Protesters take part in a rally over a hike in energy prices in Almaty, Kazakhstan, on Jan. 5. Abduaziz Madyarov/AFP via Getty Images
Harrowing images of Russia’s invasion of Ukraine have shocked the public—but also raised tough questions about whose lives matter in the West.Critics have focused on the telling contrast in coverage between the welcome given to Ukrainian refugees and the cold shoulder given to those from countries like Iraq, Syria, and Afghanistan as well as the lack of assistance provided to African and South Asian students trying to leave Ukraine. Before the Russian invasion, however, another country in Eurasia elicited similar questions.
On Jan. 2, protests in western Kazakhstan over a steep rise in fuel prices spread across the country, reflecting the population’s deep-seated anger with corruption, lack of civil rights, and economic inequality and stagnation. Just three days later, protests in Kazakhstan’s largest city, Almaty, grew to an unprecedented scale—but also went off course. Groups of armed men allegedly connected to organized crime groups, set city hall on fire, looted shops and ATMs, and briefly seized the city’s airport, seemingly as part of an opportunistic power struggle among the country’s elites.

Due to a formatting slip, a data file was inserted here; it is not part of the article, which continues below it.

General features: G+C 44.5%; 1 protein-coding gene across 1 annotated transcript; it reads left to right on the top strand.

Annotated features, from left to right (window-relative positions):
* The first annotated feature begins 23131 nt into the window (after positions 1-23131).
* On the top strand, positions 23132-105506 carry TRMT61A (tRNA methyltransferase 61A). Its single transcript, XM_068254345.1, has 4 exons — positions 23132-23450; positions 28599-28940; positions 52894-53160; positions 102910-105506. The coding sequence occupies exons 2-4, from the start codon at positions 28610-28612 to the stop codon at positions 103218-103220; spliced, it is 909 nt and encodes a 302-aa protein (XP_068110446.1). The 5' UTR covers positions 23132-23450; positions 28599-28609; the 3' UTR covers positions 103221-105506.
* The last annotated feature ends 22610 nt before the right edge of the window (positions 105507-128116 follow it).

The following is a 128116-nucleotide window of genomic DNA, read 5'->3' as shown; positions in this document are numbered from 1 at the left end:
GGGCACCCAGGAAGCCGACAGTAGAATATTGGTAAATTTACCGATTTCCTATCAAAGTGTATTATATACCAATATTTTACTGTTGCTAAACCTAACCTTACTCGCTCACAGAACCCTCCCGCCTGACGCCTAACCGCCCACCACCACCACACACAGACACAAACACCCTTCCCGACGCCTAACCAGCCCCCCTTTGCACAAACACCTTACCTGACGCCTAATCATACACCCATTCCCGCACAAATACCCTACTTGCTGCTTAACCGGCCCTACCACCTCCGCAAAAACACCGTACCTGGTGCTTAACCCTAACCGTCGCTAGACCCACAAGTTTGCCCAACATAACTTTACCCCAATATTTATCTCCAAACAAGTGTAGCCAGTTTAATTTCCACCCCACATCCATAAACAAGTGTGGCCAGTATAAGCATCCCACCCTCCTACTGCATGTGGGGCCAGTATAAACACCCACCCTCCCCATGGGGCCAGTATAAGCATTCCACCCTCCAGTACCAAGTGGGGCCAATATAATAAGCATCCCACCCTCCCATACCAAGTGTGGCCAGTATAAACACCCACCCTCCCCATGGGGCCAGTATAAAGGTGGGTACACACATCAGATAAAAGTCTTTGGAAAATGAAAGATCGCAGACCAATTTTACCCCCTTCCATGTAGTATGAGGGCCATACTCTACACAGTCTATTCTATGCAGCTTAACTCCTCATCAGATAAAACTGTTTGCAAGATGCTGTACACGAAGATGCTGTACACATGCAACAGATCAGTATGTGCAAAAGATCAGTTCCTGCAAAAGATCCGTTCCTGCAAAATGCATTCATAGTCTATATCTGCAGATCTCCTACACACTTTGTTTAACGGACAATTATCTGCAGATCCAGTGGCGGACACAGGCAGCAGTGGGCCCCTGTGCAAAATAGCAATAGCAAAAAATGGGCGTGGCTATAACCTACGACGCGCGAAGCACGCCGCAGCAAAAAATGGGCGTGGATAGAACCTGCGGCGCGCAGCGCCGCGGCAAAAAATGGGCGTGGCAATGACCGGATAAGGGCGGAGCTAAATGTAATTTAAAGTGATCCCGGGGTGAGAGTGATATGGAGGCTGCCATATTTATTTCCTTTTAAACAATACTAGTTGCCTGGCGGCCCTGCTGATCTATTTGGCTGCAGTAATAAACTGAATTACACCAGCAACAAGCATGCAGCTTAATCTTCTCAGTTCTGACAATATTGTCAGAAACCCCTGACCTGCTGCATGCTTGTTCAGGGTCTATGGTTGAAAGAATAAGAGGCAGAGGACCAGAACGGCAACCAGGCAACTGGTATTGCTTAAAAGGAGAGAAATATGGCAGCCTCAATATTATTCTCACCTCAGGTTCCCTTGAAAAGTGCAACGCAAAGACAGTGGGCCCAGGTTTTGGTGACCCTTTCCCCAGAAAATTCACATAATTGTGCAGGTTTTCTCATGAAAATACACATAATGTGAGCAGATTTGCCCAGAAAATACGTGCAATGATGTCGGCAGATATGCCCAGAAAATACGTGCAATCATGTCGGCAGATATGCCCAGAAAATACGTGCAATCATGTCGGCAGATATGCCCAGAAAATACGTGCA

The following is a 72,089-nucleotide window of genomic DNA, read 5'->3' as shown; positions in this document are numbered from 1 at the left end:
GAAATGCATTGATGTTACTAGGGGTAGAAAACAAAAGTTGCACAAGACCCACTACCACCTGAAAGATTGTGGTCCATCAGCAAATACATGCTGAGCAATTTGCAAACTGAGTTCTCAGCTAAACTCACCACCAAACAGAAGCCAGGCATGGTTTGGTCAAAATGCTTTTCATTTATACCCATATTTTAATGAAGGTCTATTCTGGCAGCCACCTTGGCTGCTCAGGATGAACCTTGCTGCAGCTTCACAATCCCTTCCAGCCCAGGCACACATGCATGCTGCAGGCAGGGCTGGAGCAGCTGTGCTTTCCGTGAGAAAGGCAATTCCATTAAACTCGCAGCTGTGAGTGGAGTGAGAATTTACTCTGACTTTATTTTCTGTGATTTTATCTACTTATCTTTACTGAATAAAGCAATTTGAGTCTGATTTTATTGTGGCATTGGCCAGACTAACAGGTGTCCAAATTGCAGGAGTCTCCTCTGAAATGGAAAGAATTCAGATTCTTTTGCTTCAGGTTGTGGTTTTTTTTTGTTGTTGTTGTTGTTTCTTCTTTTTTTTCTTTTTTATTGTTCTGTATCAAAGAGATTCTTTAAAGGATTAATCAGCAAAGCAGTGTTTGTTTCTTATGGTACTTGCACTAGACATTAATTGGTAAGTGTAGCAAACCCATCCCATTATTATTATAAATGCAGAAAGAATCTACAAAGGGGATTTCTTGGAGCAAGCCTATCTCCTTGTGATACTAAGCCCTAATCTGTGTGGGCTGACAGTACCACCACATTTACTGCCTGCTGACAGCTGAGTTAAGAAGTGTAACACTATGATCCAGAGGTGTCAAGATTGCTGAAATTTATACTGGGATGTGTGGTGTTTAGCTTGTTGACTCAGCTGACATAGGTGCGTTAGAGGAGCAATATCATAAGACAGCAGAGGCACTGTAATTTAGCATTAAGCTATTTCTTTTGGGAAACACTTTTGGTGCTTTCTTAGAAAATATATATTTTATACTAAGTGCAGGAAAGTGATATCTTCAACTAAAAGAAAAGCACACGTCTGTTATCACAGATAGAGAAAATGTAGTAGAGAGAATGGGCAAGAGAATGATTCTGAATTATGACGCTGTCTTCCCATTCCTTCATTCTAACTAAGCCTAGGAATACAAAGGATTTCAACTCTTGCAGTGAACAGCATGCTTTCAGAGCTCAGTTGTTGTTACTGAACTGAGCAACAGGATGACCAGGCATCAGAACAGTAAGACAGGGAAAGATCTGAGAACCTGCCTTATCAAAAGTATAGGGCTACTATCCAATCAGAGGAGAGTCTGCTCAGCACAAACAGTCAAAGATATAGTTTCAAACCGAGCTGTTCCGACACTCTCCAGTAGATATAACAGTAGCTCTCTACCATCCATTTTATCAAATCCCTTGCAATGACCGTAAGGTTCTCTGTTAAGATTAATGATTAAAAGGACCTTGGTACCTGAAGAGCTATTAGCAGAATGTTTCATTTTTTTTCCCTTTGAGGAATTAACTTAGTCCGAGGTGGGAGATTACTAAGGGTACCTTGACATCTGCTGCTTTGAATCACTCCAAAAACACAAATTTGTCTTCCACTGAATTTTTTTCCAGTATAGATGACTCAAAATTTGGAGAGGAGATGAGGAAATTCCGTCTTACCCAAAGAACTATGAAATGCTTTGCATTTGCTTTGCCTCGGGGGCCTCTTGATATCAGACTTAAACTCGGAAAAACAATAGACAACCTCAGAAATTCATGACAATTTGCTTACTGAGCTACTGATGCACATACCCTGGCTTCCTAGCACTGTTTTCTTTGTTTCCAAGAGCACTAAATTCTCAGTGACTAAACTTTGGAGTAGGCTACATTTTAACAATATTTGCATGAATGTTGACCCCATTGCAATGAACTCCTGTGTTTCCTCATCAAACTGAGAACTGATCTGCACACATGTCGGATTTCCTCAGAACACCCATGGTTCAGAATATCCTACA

The Kazakh government claimed that all protesters were “terrorists” funded by foreign malign actors, declared a state of emergency, and requested support from the Collective Security Treaty Organization—a military alliance between Russia, Belarus, Kazakhstan, Kyrgyzstan, Tajikistan, and Armenia. On Jan. 6, more than 3,000 troops, most of them from Russia, descended on Almaty, establishing checkpoints and brutally sweeping the city.